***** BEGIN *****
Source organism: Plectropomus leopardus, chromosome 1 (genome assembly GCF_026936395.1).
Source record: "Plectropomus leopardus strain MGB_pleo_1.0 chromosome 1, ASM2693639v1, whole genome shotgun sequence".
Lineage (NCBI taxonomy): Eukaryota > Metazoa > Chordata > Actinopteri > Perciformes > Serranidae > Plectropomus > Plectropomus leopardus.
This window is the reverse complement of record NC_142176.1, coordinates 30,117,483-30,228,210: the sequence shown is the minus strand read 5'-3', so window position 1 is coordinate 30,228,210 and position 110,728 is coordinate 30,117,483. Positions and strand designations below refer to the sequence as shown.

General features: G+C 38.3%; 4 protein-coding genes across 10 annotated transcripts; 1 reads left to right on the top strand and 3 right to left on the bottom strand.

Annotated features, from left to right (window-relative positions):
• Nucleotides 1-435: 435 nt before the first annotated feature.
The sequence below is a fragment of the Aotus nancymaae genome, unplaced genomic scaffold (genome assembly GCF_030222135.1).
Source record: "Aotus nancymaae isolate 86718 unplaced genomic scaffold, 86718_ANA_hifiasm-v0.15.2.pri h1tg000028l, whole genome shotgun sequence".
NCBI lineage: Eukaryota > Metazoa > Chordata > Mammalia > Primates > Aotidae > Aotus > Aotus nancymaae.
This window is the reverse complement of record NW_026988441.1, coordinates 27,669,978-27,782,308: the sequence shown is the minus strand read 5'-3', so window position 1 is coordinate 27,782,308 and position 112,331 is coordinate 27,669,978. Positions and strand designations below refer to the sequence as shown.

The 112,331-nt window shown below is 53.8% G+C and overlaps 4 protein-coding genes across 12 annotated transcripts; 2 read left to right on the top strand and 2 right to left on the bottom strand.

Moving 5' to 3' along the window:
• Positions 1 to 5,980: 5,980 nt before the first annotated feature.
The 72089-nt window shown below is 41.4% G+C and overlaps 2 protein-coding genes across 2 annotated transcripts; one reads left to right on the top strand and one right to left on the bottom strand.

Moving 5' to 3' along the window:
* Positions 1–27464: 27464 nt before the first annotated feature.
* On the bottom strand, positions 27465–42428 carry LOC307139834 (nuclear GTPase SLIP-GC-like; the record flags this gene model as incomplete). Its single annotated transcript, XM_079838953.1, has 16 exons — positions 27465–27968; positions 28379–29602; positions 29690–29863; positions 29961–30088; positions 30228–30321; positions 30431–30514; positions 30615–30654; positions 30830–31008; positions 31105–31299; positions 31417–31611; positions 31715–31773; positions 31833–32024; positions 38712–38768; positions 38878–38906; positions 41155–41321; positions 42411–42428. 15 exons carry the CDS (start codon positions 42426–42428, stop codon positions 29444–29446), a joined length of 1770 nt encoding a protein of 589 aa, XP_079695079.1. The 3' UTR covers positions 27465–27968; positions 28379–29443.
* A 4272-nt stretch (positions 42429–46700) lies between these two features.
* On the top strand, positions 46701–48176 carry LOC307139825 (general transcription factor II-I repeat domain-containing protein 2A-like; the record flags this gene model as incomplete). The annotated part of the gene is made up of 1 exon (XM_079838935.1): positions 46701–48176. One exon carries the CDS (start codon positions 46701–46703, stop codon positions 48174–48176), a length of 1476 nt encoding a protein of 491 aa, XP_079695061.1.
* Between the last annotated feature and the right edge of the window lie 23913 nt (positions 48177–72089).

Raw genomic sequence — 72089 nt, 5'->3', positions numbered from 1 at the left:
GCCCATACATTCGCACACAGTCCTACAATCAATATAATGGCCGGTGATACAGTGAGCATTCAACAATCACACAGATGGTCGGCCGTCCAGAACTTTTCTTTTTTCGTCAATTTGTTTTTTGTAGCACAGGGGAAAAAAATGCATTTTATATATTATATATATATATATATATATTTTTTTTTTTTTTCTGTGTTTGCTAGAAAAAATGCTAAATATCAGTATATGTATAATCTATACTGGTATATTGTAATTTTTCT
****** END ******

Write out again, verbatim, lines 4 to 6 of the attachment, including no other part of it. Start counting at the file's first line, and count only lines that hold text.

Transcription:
This window is the reverse complement of record NC_142176.1, coordinates 30,117,483-30,228,210: the sequence shown is the minus strand read 5'-3', so window position 1 is coordinate 30,228,210 and position 110,728 is coordinate 30,117,483. Positions and strand designations below refer to the sequence as shown.

General features: G+C 38.3%; 4 protein-coding genes across 10 annotated transcripts; 1 reads left to right on the top strand and 3 right to left on the bottom strand.

Annotated features, from left to right (window-relative positions):